Once again the public, and private, discussions about the closing of a Peterborough high school have sunk into anecdote and vitriol. Virtually all of the discussion surrounds loyalties—neighbourhood, school, alumni—or mythical nostalgia. As the final decision by the publically elected Board at the Kawartha Pine Ridge District School Board (KPRDSB) approaches, it is time to refocus the discussion on financial and economic realities.
Before addressing these issues, it is important consider the role of the Board and the role of its senior management. The Board is elected to see that the KPRDSB has the strategies, policies, facilities, finances, and administration are in place so that the organization—overseen by the senior managers it employs—can provide the best education possible given the resources. Importantly, the Board is responsible to its funders—property taxpayers (residential and business) in Peterborough and the taxpayers of Ontario. The Board’s senior administration must take these resources and deliver the required educational services. There is a clear distinction between the role of the publically elected Board and the role of the administrative staff it employs.
The Board now finds itself in a position where the facts show that there is declining enrolment in Peterborough high schools and more schools than are necessary to deliver its educational services. With very similar education services being delivered at the existing schools for several decades, it is difficult to argue that one fewer high school would put the Board in a position where it would be unable to fulfill its mandate.
In financial terms, declining high school enrolment and an abundance of property and facilities puts the Board in a position where it has the opportunity to consolidate its operations, sell some valuable property, and use the funds to deliver educational services, and, perhaps, provide taxpayers with some relief from ever-increasing educational property taxes.
After the contentious review process was completed, I was pleased to see that the Board added its offices to be part of the mix. With little commercial land available in the industrial parks in the City, the Board could sell its property (a value in the millions of dollars) in the industrial park and consolidate its operations in an existing high school. This is a creative response to a complex decision. However, after this creative financial option was offered by the Board, the pubic debate became increasingly entrenched in anything but the financial, economic, and administrative realities.
In economic terms, the issue centers on the future of PCVS. Beyond the issues of its property value (which is the lowest—according to Board’s own property evaluations—of all the properties being considered, and the least likely to lower education property taxes), the significance of the school in terms of its value to the community and its role in economic development were practically ignored. Many of the initiatives to renew and expand the infrastructures of the downtowns of Ontario communities are to increase, not decrease, the downtown’s population density. More importantly, a high school in the downtown represents a source of current and future creative talent.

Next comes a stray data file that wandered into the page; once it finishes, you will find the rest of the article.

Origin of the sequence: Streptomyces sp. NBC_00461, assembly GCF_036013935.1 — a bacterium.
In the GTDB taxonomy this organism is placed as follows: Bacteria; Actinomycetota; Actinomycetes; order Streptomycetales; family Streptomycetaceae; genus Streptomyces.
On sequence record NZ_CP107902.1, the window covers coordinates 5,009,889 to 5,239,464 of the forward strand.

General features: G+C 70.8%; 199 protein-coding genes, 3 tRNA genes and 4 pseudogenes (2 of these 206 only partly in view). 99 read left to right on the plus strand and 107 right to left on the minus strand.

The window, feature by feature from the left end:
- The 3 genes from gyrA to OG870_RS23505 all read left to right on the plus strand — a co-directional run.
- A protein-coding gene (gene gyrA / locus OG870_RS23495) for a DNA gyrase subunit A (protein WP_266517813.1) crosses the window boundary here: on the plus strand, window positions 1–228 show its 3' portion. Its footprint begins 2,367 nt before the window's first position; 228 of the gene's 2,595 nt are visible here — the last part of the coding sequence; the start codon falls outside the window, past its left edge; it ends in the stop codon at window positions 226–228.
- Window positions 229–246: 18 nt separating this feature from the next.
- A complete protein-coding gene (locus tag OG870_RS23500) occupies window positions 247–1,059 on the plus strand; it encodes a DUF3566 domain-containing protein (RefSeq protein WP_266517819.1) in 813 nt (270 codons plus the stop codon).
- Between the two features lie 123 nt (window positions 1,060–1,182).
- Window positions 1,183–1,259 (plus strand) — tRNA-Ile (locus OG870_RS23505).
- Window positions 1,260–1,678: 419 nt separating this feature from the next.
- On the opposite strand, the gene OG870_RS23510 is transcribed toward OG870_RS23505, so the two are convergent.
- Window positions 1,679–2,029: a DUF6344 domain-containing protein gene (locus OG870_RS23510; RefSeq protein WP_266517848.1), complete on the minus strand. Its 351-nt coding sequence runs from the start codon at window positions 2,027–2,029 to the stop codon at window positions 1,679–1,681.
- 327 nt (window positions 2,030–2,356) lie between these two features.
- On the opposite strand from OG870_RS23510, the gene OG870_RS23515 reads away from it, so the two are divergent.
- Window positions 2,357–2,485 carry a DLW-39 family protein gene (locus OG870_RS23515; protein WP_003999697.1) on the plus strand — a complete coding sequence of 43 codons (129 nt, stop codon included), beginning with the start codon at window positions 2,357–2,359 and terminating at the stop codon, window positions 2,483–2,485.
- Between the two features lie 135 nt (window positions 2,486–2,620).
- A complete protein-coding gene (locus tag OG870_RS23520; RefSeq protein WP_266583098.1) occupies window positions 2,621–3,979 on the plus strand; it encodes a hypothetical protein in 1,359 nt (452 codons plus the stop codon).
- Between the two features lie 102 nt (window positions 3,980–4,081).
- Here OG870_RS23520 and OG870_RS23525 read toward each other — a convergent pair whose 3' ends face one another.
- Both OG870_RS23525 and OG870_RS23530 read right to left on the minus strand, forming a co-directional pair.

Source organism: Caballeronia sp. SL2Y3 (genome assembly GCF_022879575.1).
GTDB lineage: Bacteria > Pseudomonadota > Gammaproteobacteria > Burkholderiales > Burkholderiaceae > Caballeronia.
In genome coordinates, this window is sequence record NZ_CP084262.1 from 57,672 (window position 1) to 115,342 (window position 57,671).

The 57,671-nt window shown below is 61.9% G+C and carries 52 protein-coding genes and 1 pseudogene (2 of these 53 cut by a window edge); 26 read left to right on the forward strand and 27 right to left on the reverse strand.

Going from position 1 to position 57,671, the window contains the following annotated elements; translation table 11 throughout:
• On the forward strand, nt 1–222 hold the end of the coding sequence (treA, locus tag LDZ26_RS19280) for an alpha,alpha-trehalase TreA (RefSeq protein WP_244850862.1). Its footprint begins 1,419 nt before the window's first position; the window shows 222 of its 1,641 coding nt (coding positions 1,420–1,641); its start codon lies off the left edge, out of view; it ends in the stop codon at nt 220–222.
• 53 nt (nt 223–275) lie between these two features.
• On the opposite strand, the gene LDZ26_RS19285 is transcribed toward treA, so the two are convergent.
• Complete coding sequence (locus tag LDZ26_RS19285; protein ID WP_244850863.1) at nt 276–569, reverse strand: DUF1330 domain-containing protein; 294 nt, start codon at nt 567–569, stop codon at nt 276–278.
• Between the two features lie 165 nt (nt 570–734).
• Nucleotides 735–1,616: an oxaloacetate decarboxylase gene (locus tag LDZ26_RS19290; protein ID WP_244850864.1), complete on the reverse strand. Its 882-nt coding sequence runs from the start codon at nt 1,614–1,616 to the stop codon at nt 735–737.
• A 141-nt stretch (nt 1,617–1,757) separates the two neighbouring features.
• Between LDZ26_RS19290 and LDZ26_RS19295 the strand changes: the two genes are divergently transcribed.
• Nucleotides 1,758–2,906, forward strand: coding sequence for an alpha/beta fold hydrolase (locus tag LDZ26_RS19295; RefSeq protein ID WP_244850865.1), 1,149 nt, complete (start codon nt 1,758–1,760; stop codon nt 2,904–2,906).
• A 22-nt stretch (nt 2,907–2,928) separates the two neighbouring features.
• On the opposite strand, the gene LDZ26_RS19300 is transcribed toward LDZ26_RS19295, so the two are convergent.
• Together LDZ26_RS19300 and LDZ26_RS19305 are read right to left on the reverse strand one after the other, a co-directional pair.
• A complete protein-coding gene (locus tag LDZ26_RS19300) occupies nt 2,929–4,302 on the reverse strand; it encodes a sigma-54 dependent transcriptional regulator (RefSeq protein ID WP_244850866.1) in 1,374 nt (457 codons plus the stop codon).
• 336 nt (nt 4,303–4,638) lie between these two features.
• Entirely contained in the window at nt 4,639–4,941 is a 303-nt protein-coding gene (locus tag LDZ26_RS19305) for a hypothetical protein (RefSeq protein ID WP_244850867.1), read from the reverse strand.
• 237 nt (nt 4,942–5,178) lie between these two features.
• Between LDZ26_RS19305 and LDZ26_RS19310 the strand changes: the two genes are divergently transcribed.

Just over 100 kilometres from downtown Peterborough, at the University of Toronto, is an internationally recognized leader in economic development—Richard Florida. His research describes the significance of the "creative class" and its ability to interact at a social level in city cores as a key contributor to local economic growth. Even with him being an advisor on economic growth to the British Prime Minister, David Cameron, it seems as though his message is more readily heard further away, rather than closer to home.
There is little doubt that a downtown high school contributes in many ways to the economic development of a city. I have yet to come across any evidence, from Richard Florida’s point of view, or any other approach to economic development that would suggest that removing a downtown school would contribute to a community’s economic development in a positive way.
Basically, as much as there are compelling, anecdotal and nostalgic arguments to close PCVS, there is little substance—financial, economic, or administrative—to the arguments. This must be recognized as the Board’s takes its decision.
Earlier this year, I was given the opportunity to present this case in a ten minute presentation to the KPRDSB’s Accommodation Review Committee (ARC). After that presentation, I was given some feedback from a member of the committee that my presentation would have had more credibility if I had not been, "clearly," a PCVS alumnus and supporter.
On that point, I need to set the record straight. I did graduate from PCVS. However, I disliked high school immensely. In hindsight, my five years of high school were insignificant given my subsequent academic pursuits. The fact that those five years were spent at PCVS has nothing to with the case I am making. My position comes from my community and professional perspective, not a nostalgic view. I trust that the Board’s decision will be made in the same spirit.
[Contributed by PtboCanada's Tom Phillips Ph. D. Phillips is Economist & Sustainability Director - Greater Ptbo Innovation Cluster.]